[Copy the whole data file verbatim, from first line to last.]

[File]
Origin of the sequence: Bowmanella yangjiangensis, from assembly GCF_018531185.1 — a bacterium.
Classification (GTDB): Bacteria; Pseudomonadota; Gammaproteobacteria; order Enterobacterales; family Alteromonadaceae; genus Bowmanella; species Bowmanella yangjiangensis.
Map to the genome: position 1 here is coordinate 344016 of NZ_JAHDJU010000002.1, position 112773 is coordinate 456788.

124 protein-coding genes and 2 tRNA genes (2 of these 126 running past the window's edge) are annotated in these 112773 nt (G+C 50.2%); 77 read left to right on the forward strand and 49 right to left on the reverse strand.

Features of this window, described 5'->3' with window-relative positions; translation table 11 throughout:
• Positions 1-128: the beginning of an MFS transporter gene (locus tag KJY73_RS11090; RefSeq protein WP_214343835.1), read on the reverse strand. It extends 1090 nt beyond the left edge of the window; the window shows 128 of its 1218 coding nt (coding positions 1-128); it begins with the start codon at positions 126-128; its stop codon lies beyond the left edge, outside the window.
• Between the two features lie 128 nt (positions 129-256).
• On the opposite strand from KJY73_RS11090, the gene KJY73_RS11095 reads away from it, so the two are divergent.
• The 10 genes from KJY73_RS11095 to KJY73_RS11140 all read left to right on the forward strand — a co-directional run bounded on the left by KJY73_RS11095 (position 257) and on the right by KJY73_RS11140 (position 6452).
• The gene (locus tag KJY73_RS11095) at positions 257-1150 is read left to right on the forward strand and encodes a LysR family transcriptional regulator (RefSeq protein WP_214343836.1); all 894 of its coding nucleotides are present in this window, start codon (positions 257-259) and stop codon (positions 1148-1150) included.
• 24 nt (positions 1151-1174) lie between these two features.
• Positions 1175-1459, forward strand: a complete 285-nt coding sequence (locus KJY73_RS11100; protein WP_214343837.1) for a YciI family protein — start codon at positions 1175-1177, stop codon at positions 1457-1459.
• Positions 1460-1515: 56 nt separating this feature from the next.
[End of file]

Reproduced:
Origin of the sequence: Bowmanella yangjiangensis, from assembly GCF_018531185.1 — a bacterium.
Classification (GTDB): Bacteria; Pseudomonadota; Gammaproteobacteria; order Enterobacterales; family Alteromonadaceae; genus Bowmanella; species Bowmanella yangjiangensis.
Map to the genome: position 1 here is coordinate 344016 of NZ_JAHDJU010000002.1, position 112773 is coordinate 456788.

124 protein-coding genes and 2 tRNA genes (2 of these 126 running past the window's edge) are annotated in these 112773 nt (G+C 50.2%); 77 read left to right on the forward strand and 49 right to left on the reverse strand.

Features of this window, described 5'->3' with window-relative positions; translation table 11 throughout:
• Positions 1-128: the beginning of an MFS transporter gene (locus tag KJY73_RS11090; RefSeq protein WP_214343835.1), read on the reverse strand. It extends 1090 nt beyond the left edge of the window; the window shows 128 of its 1218 coding nt (coding positions 1-128); it begins with the start codon at positions 126-128; its stop codon lies beyond the left edge, outside the window.
• Between the two features lie 128 nt (positions 129-256).
• On the opposite strand from KJY73_RS11090, the gene KJY73_RS11095 reads away from it, so the two are divergent.
• The 10 genes from KJY73_RS11095 to KJY73_RS11140 all read left to right on the forward strand — a co-directional run bounded on the left by KJY73_RS11095 (position 257) and on the right by KJY73_RS11140 (position 6452).
• The gene (locus tag KJY73_RS11095) at positions 257-1150 is read left to right on the forward strand and encodes a LysR family transcriptional regulator (RefSeq protein WP_214343836.1); all 894 of its coding nucleotides are present in this window, start codon (positions 257-259) and stop codon (positions 1148-1150) included.
• 24 nt (positions 1151-1174) lie between these two features.
• Positions 1175-1459, forward strand: a complete 285-nt coding sequence (locus KJY73_RS11100; protein WP_214343837.1) for a YciI family protein — start codon at positions 1175-1177, stop codon at positions 1457-1459.
• Positions 1460-1515: 56 nt separating this feature from the next.